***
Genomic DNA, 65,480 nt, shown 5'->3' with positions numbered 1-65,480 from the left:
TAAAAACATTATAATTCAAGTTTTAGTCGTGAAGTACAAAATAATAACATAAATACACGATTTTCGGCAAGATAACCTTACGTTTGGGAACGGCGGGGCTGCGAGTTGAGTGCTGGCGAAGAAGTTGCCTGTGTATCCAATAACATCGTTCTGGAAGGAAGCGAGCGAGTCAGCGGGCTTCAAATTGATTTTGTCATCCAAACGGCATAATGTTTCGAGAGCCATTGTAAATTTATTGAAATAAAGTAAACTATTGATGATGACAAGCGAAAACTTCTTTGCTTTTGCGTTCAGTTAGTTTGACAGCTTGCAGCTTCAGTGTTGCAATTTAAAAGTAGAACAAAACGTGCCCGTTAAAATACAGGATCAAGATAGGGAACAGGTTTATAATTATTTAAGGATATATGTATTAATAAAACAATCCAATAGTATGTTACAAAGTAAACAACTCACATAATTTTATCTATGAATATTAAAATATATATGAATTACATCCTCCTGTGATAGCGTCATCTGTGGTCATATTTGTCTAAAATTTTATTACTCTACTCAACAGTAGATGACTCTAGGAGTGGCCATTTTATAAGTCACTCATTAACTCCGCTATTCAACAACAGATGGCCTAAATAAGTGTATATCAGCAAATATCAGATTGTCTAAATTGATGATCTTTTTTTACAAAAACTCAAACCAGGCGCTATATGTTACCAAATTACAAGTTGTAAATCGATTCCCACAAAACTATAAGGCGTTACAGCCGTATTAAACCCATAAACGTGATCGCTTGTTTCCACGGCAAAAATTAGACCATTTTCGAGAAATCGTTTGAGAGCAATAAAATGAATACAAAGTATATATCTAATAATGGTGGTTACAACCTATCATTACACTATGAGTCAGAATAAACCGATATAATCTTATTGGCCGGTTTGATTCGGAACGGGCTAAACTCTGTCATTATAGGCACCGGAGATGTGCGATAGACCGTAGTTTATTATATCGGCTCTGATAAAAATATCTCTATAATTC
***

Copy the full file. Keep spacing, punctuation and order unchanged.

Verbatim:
Genomic DNA, 65,480 nt, shown 5'->3' with positions numbered 1-65,480 from the left:
TAAAAACATTATAATTCAAGTTTTAGTCGTGAAGTACAAAATAATAACATAAATACACGATTTTCGGCAAGATAACCTTACGTTTGGGAACGGCGGGGCTGCGAGTTGAGTGCTGGCGAAGAAGTTGCCTGTGTATCCAATAACATCGTTCTGGAAGGAAGCGAGCGAGTCAGCGGGCTTCAAATTGATTTTGTCATCCAAACGGCATAATGTTTCGAGAGCCATTGTAAATTTATTGAAATAAAGTAAACTATTGATGATGACAAGCGAAAACTTCTTTGCTTTTGCGTTCAGTTAGTTTGACAGCTTGCAGCTTCAGTGTTGCAATTTAAAAGTAGAACAAAACGTGCCCGTTAAAATACAGGATCAAGATAGGGAACAGGTTTATAATTATTTAAGGATATATGTATTAATAAAACAATCCAATAGTATGTTACAAAGTAAACAACTCACATAATTTTATCTATGAATATTAAAATATATATGAATTACATCCTCCTGTGATAGCGTCATCTGTGGTCATATTTGTCTAAAATTTTATTACTCTACTCAACAGTAGATGACTCTAGGAGTGGCCATTTTATAAGTCACTCATTAACTCCGCTATTCAACAACAGATGGCCTAAATAAGTGTATATCAGCAAATATCAGATTGTCTAAATTGATGATCTTTTTTTACAAAAACTCAAACCAGGCGCTATATGTTACCAAATTACAAGTTGTAAATCGATTCCCACAAAACTATAAGGCGTTACAGCCGTATTAAACCCATAAACGTGATCGCTTGTTTCCACGGCAAAAATTAGACCATTTTCGAGAAATCGTTTGAGAGCAATAAAATGAATACAAAGTATATATCTAATAATGGTGGTTACAACCTATCATTACACTATGAGTCAGAATAAACCGATATAATCTTATTGGCCGGTTTGATTCGGAACGGGCTAAACTCTGTCATTATAGGCACCGGAGATGTGCGATAGACCGTAGTTTATTATATCGGCTCTGATAAAAATATCTCTATAATTC